Example text : We will all suffer for years to come unless we stop this government, stop them in the workplace, stop them in the polls and stop them on Election Day. Cumulation Using many similar words in a short space is cumulation. Example text: This task requires guts, determination girt and will power. Alliteration Repetition of the first sound in consecutive words is alliteration. Example text: To rip people off so blatantly shows Mr. Craven to be cruel, calculating and crooked. 18) Evidence There are three main types of evidence : Anecdotal , Expert Opinion and Statistical Anecdotal Evidence An anecdote is a tale involving real life events, a true story. Such Stories can be used by writers as evidence to back their claims. To support a contention, and to make themselves appear more credible, writers often use personal anecdotes. Example text: I can tell you that, as a single mother of two, I received very little in the way of financial support during my attempts to return to fulltime work. Expert opinion To make a writers position seem more credible, they may quote the opinions of experts that correspond with their own. As in a court case, experts are often called on to make one side seem stronger and more believable. Example text: My stand on the issue of exposed underwear is supported by fashion designer Ruby Reed, who recently stated : Any one whose underwear is exposed due to low slung jeans should be punished as forcefully possible. Statistical Evidence Like any form of evidence, statistics can be used to make an argument seem more conclusive, a writers opinion more valid. Often statistics are used that are out of context, or form unreliable sources. As the saying goes, There are lies, damned lies, and statistics. Example text: A recent survey found that 90% of students favoured no school uniforms at all.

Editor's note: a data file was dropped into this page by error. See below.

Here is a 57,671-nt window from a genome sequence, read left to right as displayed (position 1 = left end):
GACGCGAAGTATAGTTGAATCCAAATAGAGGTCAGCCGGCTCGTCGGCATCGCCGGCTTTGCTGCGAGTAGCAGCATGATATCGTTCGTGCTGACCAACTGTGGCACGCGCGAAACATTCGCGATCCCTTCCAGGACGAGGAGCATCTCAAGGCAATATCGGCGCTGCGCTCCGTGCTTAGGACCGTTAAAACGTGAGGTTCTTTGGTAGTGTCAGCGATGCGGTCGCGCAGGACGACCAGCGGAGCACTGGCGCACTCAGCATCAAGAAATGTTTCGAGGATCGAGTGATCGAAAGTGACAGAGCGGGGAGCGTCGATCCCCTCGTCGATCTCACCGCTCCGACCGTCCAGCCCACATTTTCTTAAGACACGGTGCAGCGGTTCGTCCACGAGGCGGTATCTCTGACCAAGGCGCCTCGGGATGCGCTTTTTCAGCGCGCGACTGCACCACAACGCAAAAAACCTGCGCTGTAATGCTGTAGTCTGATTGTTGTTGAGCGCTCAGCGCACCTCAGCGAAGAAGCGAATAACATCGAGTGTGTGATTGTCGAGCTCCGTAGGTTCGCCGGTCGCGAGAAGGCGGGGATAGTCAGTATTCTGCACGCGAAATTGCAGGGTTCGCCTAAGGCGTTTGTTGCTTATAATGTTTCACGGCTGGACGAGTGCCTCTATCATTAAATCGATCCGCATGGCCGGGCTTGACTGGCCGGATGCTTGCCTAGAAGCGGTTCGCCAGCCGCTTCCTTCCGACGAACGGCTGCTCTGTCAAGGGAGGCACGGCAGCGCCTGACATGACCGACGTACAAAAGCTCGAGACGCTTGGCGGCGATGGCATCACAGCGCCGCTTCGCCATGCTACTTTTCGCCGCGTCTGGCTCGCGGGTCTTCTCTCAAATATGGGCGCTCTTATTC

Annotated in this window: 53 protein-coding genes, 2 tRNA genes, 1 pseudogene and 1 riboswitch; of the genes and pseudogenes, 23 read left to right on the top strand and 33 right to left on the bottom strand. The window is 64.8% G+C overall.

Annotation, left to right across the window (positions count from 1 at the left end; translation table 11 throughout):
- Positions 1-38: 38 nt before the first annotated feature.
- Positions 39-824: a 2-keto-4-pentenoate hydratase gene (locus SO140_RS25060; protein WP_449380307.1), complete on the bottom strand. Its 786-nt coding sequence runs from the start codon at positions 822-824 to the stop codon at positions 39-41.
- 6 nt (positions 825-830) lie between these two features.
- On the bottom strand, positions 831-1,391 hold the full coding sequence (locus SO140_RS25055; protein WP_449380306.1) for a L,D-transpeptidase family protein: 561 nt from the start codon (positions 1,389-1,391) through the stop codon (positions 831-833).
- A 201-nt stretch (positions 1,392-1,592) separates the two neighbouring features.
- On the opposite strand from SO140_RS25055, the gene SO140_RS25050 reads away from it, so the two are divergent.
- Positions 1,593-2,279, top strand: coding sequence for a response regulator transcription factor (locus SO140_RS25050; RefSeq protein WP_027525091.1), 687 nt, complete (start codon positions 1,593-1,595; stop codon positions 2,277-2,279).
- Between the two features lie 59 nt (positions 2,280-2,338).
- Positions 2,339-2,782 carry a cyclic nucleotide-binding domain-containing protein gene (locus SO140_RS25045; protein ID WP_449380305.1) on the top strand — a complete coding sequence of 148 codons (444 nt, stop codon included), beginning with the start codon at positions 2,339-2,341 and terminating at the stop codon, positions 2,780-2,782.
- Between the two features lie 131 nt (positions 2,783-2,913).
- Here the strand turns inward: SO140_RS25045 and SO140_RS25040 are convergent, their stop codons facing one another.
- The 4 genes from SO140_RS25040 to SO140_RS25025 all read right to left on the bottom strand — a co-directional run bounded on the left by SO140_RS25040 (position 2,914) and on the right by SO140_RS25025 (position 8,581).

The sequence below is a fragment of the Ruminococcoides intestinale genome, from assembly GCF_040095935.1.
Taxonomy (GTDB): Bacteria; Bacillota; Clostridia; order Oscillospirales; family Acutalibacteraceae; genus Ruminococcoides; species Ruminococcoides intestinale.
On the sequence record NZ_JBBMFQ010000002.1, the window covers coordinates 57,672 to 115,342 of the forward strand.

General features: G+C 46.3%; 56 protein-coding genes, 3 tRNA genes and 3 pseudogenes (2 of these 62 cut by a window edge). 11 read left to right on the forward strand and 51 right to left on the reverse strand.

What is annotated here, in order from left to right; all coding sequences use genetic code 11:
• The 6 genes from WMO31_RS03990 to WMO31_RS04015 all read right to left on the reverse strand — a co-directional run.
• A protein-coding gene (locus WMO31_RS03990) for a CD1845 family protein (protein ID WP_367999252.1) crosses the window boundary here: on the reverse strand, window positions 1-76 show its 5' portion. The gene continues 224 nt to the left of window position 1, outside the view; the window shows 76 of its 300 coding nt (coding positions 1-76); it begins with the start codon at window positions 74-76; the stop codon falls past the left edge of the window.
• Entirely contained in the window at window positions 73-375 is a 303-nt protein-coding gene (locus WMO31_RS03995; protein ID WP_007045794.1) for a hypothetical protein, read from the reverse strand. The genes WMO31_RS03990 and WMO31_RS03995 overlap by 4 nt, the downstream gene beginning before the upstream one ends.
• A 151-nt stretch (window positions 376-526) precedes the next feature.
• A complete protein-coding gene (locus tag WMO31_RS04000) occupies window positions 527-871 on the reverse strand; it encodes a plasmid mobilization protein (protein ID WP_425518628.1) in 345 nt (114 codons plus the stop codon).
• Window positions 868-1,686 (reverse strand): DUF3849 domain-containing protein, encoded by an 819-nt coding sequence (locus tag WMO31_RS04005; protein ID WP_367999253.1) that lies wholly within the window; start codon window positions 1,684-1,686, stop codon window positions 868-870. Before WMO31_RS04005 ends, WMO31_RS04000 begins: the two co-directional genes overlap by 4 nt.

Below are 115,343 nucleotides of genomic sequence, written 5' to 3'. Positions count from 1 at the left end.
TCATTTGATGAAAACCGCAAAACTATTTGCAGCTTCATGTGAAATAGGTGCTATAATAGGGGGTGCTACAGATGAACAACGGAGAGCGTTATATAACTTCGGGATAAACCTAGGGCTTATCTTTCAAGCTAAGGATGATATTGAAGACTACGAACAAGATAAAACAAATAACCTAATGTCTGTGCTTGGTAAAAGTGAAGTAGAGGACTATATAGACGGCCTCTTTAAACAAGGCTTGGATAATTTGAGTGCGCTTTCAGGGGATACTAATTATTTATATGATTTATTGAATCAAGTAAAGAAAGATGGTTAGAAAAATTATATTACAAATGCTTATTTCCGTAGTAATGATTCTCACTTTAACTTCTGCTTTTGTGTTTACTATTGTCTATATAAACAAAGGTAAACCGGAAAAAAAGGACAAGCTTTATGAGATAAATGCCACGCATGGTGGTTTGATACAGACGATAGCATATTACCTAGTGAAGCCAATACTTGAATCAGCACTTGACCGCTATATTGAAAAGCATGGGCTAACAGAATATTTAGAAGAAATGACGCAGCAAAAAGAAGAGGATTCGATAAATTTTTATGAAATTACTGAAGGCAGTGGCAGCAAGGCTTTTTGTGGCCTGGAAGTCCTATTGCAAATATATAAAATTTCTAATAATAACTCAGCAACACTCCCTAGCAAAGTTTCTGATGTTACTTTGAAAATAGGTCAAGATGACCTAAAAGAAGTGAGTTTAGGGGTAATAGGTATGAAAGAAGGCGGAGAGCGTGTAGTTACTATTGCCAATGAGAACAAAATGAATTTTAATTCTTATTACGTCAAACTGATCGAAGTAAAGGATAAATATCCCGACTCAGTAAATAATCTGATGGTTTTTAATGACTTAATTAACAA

19) Adjectives 20) Anecdote

Describing word usually connected to a noun, add emphasis. A short account or story of an entertaining incident. Usually makes the reader sympathetic and receptive to the point.

21) Association

Words that create meaning beyond the literal word. Suggests or influences the reader to respond in a certain way.

22) Bias

One

sidedness

in

presentation

of

view/opinion.

Can

Subjectively influence the reader by intentionly only presenting one side of the argument. 23) Cliches Worn-out, over used expressions. Are familiar to the reader therefore can offer a shortcut to the meaning. 24) Colourful words and descriptive language Words that are heightened, vivid, full of interest. Produce a picture and or an emotion which engages the reader by grabing their attention. 25) Connotations of Words Implied meanings of words, meanings or associations that words carry beyond their literal meanings. Through careful choice of words different effects are gained and different responses. 26) Emotive Language The deliberate use of strong emotive words to play on readers feelings. This evokes a strong emotional response in order to force agreement from the reader. Such strong language is used to manipulate the readers point of view. 27) Evidence Information, facts or statements used to support the writers point of view. Add weight to backup the readers point of view. 28) Exaggeration/ Hyperbole Overstatement, magnifying the importance. Exaggeration makes a point dramatic to reinforce it. It gains attention and can arouse strong or extream emotional response. 29) Generalisation A general statement that states that the case being discussed is true for a majority of people. This can appeal to our general sense of what is true and so sound authorative may pick up on prejudices in the reader and seem convincing. 30) Inclusive Language Includes the reader by assuming that we all agree or disagree. Engages the reader and may gain sympathy or persuade the reader to reject an idea or individual. 31) Irony Implied or intended meaning is different, often opposite from the literal meaning. A powerful device that can be effective in humiliating the opponent, makes the point obviously.

32) Loaded Language

Words that re loaded with associations. This is a shorthand way of belittling or discrediting someone by suggesting that they are associated with undesirable situations.

33) Metaphor

A comparison that describes one thing in terms of another. Can reinforce a point without mere repetition, can create interest and engage reader.

34) Pun

A play on words to suggest a different meaning. Positions the reader to enjoy a hoke and grabs their attention.

35) Reason and Logic

The use of an argument developed step by step with reasoning and evidence to support each main point. Shows both

viewpoints to help establish the strength of one side. 36) Repitition Repeated words, phrases, sentence patterns, ideas. Gives emphasis and prominence to a point, makes the reader remember this point. 37) Sensationalize To exaggerate abd over-dramatise an issue or point so that it assumes great importance in the publics mind, often evidence in headlines. Grabs the readers attention can invoke a sense of outrage or provke an extreme response. 38) Simile One thing is likened to another using like as..as This clarifies and enhances an idea or situation.